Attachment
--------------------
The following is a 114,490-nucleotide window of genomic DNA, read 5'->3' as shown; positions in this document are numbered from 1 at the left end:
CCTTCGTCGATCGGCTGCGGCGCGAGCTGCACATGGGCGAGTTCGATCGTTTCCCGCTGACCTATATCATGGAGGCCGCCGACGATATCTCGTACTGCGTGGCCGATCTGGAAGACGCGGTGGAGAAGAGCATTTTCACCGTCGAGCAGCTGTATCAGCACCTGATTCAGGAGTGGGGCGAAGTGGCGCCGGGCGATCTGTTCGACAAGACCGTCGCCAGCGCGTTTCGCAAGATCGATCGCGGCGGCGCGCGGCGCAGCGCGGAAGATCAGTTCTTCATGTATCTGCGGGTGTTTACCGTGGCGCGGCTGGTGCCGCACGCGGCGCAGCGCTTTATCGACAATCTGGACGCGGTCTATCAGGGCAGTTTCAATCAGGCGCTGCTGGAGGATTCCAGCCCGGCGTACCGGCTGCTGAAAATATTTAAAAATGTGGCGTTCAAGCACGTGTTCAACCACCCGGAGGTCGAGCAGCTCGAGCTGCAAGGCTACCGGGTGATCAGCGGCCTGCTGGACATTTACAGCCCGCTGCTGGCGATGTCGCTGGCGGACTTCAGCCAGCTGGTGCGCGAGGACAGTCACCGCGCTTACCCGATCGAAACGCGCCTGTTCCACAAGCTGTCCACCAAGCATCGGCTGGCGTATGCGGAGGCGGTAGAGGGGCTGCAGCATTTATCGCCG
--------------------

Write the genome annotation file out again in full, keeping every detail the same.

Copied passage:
The following is a 114,490-nucleotide window of genomic DNA, read 5'->3' as shown; positions in this document are numbered from 1 at the left end:
CCTTCGTCGATCGGCTGCGGCGCGAGCTGCACATGGGCGAGTTCGATCGTTTCCCGCTGACCTATATCATGGAGGCCGCCGACGATATCTCGTACTGCGTGGCCGATCTGGAAGACGCGGTGGAGAAGAGCATTTTCACCGTCGAGCAGCTGTATCAGCACCTGATTCAGGAGTGGGGCGAAGTGGCGCCGGGCGATCTGTTCGACAAGACCGTCGCCAGCGCGTTTCGCAAGATCGATCGCGGCGGCGCGCGGCGCAGCGCGGAAGATCAGTTCTTCATGTATCTGCGGGTGTTTACCGTGGCGCGGCTGGTGCCGCACGCGGCGCAGCGCTTTATCGACAATCTGGACGCGGTCTATCAGGGCAGTTTCAATCAGGCGCTGCTGGAGGATTCCAGCCCGGCGTACCGGCTGCTGAAAATATTTAAAAATGTGGCGTTCAAGCACGTGTTCAACCACCCGGAGGTCGAGCAGCTCGAGCTGCAAGGCTACCGGGTGATCAGCGGCCTGCTGGACATTTACAGCCCGCTGCTGGCGATGTCGCTGGCGGACTTCAGCCAGCTGGTGCGCGAGGACAGTCACCGCGCTTACCCGATCGAAACGCGCCTGTTCCACAAGCTGTCCACCAAGCATCGGCTGGCGTATGCGGAGGCGGTAGAGGGGCTGCAGCATTTATCGCCG